Amnesty ‘used testimony from detainees in Russian camps’ in scandalous report, Ukraine government agency claims
People with whom Amnesty International spoke during the preparation of the report on alleged violations by the Armed Forces spoke under pressure (Photo:Zohra Bensemra/REUTERS)
Human rights organization Amnesty International used the testimony of detainees in filtration camps and prisons in Russian-occupied territories of Ukraine when compiling a report highly critical of Ukraine’s military, a Ukrainian government body has alleged.
The Ukrainian government’s Center for Strategic Communications, or Stratcom, said in a Facebook post on Aug. 8. that some of the material for the report was obtained during interviews with people evacuated to temporarily occupied territories not controlled by Ukraine: in the occupied Donbas or the Crimea.
It said that independent journalists and volunteers in Mykolayiv and Kharkiv oblasts and the Donbas had collected the testimony – not Amnesty International workers.
“In particular, the material was collected on the territory of filtration camps and prisons, (and the) survey was conducted among those ‘willing’ to provide such information,” Stratcom claimed.
“Such information collected on the territory of the camps should not have been used in the report at all,” Stratcom went on.
“Such interviews were selected under obvious pressure from the Russian security forces.”
Stratcom claimed that in some cases people had to give interviews in order to pass the Russian filtration process and leave the occupied territories.
Also, according to Stratcom, the testimony collected by journalists and volunteers was checked by the administration of prison institutions and, in some cases, by Russian FSB agents.
Earlier, international human rights organization Amnesty International issued a press release on Aug. 4 accusing Ukraine of “violating the laws of war” due to the alleged placement of military bases in residential areas, schools, and hospitals.
The report on which the accusations are based has not been made public, but has been given to the Ukrainian government.
The Office of the President of Ukraine, in turn, has said that Amnesty International was being used in a Russian disinformation campaign.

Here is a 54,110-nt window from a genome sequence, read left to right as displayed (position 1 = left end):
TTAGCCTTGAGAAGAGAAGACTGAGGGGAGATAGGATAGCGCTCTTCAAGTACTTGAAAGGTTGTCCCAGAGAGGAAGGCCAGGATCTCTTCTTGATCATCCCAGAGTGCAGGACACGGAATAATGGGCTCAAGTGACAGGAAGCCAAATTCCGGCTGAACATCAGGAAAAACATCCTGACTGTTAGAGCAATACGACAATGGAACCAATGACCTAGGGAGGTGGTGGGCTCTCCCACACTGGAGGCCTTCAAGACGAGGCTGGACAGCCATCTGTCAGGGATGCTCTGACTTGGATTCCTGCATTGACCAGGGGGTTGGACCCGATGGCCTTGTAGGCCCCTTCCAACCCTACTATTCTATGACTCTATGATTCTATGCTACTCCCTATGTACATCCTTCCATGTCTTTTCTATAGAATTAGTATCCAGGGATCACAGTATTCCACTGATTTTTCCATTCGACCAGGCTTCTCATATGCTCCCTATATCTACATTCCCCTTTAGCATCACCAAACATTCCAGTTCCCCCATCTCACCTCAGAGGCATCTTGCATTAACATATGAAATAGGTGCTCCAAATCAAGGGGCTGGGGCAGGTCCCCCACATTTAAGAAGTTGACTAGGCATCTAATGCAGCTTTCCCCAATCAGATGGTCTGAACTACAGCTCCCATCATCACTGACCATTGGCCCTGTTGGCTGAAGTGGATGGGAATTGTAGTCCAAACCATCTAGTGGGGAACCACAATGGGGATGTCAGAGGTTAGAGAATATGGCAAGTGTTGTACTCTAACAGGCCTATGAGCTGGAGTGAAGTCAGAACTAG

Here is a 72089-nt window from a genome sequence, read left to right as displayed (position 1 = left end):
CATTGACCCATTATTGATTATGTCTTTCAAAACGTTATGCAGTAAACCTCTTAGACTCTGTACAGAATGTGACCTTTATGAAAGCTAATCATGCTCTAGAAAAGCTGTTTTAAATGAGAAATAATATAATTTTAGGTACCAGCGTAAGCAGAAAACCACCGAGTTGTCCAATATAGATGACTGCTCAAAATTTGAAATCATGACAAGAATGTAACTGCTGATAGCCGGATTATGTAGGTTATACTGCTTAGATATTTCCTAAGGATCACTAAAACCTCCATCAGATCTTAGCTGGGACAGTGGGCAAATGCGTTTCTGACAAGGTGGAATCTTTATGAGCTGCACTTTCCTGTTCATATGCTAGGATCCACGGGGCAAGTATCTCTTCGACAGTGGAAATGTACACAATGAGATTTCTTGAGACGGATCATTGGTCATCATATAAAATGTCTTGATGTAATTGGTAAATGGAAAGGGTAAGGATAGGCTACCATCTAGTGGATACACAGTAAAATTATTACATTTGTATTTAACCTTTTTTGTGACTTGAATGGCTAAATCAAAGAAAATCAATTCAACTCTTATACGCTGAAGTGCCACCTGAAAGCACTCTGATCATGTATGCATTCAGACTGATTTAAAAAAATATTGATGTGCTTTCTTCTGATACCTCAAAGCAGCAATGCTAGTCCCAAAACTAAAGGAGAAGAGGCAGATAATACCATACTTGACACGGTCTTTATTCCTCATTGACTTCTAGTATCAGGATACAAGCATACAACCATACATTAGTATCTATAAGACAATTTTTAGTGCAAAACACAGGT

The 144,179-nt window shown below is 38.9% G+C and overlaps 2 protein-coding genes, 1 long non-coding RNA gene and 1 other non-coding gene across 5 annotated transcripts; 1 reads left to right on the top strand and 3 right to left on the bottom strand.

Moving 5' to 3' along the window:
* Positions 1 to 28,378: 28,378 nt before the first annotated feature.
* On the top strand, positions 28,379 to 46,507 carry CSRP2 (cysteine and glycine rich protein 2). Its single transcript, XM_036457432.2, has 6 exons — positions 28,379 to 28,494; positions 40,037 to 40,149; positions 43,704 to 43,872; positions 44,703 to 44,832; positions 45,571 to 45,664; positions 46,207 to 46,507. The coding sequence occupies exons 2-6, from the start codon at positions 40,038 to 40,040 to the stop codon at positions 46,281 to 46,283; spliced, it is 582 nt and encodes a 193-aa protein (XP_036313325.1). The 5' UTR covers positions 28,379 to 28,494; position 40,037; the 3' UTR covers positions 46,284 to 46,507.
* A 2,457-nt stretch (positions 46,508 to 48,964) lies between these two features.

Ukrainian Foreign Minister Dmytro Kuleba said that Amnesty International had created a “false balance between the criminal and the victim,” while Defense Minister Oleksii Reznikov called the report “out of touch with reality and a way to destroy the authority” of the organization.
Ukrainian President Volodymyr Zelenskyy said that the report, in which Amnesty International does not mention the numerous war crimes committed by Russian invasion forces in Ukraine, is an attempt to shift responsibility from the aggressor to the victim.
Amid outrage in Ukraine over the allegations in the report, Amnesty International’s Ukraine office announced that it had nothing to do with the preparation of the study, and a separate team from Amnesty’s Crisis Response Department had been responsible for its compilation.
The head of Amnesty International’s Ukraine office, Oksana Pokalchuk, announced her resignation on Aug. 5.
Numerous experts have been highly critical of the allegations made by Amnesty International against the Ukrainian military, saying the claims betrayed a lack of understanding of military tactics and of international law.
Meanwhile, Kremlin propagandists and even an official Russian delegation – the Russian Mission in Geneva – have used the claims in Amnesty’s report to undermine the Ukrainian military’s credibility and justify Russia’s own attacks on schools and hospitals in Ukraine.
Follow us on Twitter, Facebook and Google News